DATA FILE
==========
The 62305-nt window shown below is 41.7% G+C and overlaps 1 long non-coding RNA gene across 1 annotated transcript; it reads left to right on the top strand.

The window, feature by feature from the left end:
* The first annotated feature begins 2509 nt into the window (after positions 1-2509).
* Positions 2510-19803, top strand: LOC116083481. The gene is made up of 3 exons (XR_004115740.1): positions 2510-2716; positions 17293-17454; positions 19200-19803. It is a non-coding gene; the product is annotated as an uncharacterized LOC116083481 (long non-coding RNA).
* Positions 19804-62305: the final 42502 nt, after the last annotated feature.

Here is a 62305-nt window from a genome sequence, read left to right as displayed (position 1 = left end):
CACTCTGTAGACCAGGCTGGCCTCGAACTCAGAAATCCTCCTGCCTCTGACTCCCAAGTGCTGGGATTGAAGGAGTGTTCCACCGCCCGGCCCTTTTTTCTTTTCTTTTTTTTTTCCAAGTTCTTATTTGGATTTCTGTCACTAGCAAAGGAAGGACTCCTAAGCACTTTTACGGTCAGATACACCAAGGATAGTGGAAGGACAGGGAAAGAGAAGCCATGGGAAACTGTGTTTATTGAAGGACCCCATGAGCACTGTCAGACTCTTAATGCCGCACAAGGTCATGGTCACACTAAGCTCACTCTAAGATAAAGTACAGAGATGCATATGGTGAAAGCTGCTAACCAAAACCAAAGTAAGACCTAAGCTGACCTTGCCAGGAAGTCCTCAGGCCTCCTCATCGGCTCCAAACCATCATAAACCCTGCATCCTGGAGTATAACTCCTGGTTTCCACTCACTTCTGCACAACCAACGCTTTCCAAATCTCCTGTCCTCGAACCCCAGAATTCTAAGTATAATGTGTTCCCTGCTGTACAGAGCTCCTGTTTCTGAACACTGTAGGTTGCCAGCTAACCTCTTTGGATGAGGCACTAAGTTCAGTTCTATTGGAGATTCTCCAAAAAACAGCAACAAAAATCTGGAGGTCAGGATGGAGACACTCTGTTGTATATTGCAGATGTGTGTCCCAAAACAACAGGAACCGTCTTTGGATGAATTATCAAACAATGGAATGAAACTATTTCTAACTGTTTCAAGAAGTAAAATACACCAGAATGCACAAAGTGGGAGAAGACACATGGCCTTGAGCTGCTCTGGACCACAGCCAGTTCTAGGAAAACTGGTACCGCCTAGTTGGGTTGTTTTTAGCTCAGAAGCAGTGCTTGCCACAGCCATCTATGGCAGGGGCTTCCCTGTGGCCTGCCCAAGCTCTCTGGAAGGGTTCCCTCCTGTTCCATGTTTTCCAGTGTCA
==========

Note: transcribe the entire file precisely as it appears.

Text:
The 62305-nt window shown below is 41.7% G+C and overlaps 1 long non-coding RNA gene across 1 annotated transcript; it reads left to right on the top strand.

The window, feature by feature from the left end:
* The first annotated feature begins 2509 nt into the window (after positions 1-2509).
* Positions 2510-19803, top strand: LOC116083481. The gene is made up of 3 exons (XR_004115740.1): positions 2510-2716; positions 17293-17454; positions 19200-19803. It is a non-coding gene; the product is annotated as an uncharacterized LOC116083481 (long non-coding RNA).
* Positions 19804-62305: the final 42502 nt, after the last annotated feature.

Here is a 62305-nt window from a genome sequence, read left to right as displayed (position 1 = left end):
CACTCTGTAGACCAGGCTGGCCTCGAACTCAGAAATCCTCCTGCCTCTGACTCCCAAGTGCTGGGATTGAAGGAGTGTTCCACCGCCCGGCCCTTTTTTCTTTTCTTTTTTTTTTCCAAGTTCTTATTTGGATTTCTGTCACTAGCAAAGGAAGGACTCCTAAGCACTTTTACGGTCAGATACACCAAGGATAGTGGAAGGACAGGGAAAGAGAAGCCATGGGAAACTGTGTTTATTGAAGGACCCCATGAGCACTGTCAGACTCTTAATGCCGCACAAGGTCATGGTCACACTAAGCTCACTCTAAGATAAAGTACAGAGATGCATATGGTGAAAGCTGCTAACCAAAACCAAAGTAAGACCTAAGCTGACCTTGCCAGGAAGTCCTCAGGCCTCCTCATCGGCTCCAAACCATCATAAACCCTGCATCCTGGAGTATAACTCCTGGTTTCCACTCACTTCTGCACAACCAACGCTTTCCAAATCTCCTGTCCTCGAACCCCAGAATTCTAAGTATAATGTGTTCCCTGCTGTACAGAGCTCCTGTTTCTGAACACTGTAGGTTGCCAGCTAACCTCTTTGGATGAGGCACTAAGTTCAGTTCTATTGGAGATTCTCCAAAAAACAGCAACAAAAATCTGGAGGTCAGGATGGAGACACTCTGTTGTATATTGCAGATGTGTGTCCCAAAACAACAGGAACCGTCTTTGGATGAATTATCAAACAATGGAATGAAACTATTTCTAACTGTTTCAAGAAGTAAAATACACCAGAATGCACAAAGTGGGAGAAGACACATGGCCTTGAGCTGCTCTGGACCACAGCCAGTTCTAGGAAAACTGGTACCGCCTAGTTGGGTTGTTTTTAGCTCAGAAGCAGTGCTTGCCACAGCCATCTATGGCAGGGGCTTCCCTGTGGCCTGCCCAAGCTCTCTGGAAGGGTTCCCTCCTGTTCCATGTTTTCCAGTGTCA